Being black in France and in the United States : a comparison
- History and culture: colors and contrasts
- A similar racial prejudice
- A different history of contestation
- Political science and political philosophy: the two sisters enemies
- The French abstract universalism and doctrine of assimilation: antitheses of multiculturalism?
- The United States: pluralism and multiculturalist policies
- Sociology and politics: latent discriminations, contradictory policies of struggle
- Some blatant inequalities
- Equal opportunity without affirmative action?
- Current debates and prospects
- 2005: the sudden appearance of a black question in France. A complex issue merging identity, history and passions
- A brown America and a ?moving color line?? The specificity of African-Americans at stake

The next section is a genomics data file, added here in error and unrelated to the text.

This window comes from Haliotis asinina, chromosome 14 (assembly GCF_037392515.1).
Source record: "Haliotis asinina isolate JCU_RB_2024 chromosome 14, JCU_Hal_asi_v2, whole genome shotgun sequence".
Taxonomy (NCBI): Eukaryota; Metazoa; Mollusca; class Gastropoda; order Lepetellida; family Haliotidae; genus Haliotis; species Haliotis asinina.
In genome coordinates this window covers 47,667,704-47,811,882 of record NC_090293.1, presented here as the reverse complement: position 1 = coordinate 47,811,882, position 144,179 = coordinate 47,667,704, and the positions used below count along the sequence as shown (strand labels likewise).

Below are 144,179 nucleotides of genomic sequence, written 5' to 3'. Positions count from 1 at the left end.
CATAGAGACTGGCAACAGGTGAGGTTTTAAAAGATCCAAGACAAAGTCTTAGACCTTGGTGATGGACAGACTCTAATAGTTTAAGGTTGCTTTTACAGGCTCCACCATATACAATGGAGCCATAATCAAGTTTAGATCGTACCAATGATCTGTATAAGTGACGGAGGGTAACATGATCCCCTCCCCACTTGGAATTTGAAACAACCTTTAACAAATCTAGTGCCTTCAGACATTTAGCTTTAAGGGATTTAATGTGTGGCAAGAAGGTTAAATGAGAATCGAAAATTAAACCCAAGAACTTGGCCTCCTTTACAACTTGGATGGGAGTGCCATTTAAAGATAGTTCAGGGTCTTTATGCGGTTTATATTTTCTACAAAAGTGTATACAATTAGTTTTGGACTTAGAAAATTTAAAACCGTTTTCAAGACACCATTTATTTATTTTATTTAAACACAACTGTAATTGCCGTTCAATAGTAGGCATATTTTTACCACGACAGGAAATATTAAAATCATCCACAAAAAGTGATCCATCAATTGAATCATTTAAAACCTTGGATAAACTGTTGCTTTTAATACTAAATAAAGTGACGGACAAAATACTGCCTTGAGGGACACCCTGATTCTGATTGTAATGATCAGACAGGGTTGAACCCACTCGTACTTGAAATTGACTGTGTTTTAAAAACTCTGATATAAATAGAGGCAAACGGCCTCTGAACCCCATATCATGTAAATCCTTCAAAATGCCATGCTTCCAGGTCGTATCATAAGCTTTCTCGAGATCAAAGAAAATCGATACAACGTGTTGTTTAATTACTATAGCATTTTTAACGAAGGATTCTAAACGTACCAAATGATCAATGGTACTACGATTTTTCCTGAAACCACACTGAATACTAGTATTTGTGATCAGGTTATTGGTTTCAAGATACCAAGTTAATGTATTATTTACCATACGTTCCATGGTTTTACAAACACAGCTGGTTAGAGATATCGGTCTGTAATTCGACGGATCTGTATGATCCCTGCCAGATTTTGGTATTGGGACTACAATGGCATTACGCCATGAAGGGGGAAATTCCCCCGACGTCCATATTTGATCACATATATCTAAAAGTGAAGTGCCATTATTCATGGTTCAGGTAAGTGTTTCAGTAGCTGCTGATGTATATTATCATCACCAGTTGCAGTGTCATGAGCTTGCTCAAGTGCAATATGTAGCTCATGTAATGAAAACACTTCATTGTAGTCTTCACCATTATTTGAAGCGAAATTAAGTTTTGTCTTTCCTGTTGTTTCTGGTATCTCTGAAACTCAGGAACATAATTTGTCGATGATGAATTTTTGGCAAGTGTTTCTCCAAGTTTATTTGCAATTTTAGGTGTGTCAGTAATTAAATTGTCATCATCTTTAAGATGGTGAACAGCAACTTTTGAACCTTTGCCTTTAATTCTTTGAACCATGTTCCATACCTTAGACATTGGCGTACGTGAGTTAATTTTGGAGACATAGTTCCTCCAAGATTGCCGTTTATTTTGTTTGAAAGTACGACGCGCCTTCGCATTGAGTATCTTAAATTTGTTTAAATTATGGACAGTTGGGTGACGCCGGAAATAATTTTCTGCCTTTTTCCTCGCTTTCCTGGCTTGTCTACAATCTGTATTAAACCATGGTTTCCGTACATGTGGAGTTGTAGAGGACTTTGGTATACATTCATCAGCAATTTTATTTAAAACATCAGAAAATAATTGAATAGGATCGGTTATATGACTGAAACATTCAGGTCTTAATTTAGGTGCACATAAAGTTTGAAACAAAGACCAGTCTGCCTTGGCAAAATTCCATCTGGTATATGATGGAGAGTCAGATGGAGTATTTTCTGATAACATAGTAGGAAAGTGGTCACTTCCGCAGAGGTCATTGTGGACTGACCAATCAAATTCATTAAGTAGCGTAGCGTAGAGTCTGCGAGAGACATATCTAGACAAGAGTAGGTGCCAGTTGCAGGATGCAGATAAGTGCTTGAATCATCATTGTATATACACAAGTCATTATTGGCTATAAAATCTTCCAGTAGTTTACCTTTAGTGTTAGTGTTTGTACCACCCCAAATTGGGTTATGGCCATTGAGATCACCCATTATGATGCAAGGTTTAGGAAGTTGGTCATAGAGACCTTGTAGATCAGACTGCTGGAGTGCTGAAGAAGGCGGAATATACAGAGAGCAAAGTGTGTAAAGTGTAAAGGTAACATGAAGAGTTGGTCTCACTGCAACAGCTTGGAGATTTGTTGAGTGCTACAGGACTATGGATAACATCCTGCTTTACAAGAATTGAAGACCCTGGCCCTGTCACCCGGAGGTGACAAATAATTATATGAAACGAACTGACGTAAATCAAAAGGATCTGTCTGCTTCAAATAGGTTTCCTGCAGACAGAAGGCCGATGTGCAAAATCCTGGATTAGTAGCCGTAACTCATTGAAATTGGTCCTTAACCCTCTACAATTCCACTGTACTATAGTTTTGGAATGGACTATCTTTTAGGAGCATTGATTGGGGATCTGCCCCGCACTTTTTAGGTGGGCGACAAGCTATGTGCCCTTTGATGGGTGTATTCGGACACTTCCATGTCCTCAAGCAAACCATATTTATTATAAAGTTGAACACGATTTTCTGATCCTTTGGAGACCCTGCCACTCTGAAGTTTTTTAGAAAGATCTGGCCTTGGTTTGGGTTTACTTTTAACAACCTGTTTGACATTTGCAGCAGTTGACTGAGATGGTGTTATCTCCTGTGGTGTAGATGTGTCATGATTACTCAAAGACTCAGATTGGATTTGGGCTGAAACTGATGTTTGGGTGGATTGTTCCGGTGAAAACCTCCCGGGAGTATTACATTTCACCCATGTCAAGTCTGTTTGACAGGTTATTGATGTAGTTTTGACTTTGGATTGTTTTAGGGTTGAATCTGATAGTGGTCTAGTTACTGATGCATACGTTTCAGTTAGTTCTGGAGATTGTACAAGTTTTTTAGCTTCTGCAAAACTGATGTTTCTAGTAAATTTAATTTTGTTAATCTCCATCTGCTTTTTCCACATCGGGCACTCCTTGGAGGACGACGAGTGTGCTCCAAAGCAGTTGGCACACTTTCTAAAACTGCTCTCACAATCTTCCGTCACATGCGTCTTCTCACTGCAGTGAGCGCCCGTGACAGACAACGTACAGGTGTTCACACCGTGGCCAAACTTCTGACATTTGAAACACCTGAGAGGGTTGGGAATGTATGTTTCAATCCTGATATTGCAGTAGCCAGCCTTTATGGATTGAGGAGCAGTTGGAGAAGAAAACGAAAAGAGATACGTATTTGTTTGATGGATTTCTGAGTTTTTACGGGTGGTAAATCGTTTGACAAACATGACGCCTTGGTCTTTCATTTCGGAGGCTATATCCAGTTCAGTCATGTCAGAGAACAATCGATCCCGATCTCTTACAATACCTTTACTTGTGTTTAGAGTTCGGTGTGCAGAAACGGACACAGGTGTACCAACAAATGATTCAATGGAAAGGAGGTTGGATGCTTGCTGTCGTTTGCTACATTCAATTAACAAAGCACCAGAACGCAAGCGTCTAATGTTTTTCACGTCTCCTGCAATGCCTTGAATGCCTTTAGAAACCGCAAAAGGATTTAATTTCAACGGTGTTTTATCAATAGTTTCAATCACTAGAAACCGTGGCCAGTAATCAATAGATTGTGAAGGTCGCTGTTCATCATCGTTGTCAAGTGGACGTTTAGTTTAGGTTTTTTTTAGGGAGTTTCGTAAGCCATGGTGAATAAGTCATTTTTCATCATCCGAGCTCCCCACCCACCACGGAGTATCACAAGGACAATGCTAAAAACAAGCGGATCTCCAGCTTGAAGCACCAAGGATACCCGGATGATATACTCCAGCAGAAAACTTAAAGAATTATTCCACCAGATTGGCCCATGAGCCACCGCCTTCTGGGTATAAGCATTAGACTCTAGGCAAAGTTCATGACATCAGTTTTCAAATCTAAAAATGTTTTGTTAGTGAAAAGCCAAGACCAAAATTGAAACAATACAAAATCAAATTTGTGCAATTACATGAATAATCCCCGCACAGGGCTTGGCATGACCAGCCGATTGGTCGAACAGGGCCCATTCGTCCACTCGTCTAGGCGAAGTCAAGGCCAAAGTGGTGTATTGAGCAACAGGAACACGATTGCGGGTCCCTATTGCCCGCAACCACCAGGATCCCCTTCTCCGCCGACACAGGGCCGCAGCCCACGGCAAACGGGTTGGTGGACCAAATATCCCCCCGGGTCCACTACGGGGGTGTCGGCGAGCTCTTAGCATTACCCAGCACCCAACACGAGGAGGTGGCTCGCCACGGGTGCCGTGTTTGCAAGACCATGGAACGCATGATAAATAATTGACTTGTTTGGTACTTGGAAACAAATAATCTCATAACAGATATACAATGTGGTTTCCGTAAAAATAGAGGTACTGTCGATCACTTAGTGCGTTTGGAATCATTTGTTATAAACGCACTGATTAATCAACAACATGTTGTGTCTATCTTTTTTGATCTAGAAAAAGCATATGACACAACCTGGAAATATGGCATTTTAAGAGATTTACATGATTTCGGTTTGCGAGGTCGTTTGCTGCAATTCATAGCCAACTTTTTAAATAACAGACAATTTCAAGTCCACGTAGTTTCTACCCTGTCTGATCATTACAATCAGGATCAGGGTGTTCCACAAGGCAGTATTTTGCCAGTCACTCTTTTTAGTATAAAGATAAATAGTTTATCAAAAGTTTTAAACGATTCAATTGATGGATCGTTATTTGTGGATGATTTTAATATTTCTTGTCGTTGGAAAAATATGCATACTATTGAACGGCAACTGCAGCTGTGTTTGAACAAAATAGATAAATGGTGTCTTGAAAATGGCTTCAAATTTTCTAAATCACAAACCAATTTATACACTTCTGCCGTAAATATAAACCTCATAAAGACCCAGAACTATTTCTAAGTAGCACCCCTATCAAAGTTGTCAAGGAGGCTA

"Penser et agir par nous-mêmes et pour nous-mêmes, en Nègres, accéder à la modernité sans piétiner notre authenticité". That is how the famous thinker of the "Négritude", Leopold Sendar Senghor, described the challenge that fell on black people in the whole world at the dawn of the 21st century. If the 20th century had been the time of fights for liberty against oppressions of any kind, the next era should leave its mark as the time of recognition and respect. The new awareness concerning black people must be developed in two contradictory ways, considering them as a whole community that has taken its revenge on history, racism and murderous stupidity, as well as a kaleidoscope of unique, different and equal individuals who seek, like everybody else, identity and consideration. This unavoidable dialectic makes the demands of black people complex and latent, all the more so, since they concern people that have been suffering from uncountable oppression during history and that still know discriminations. They also arise in countries that have very different conceptions of their minorities, and history, traditions of political philosophy and the burden of the past are combined to create a national policy for black people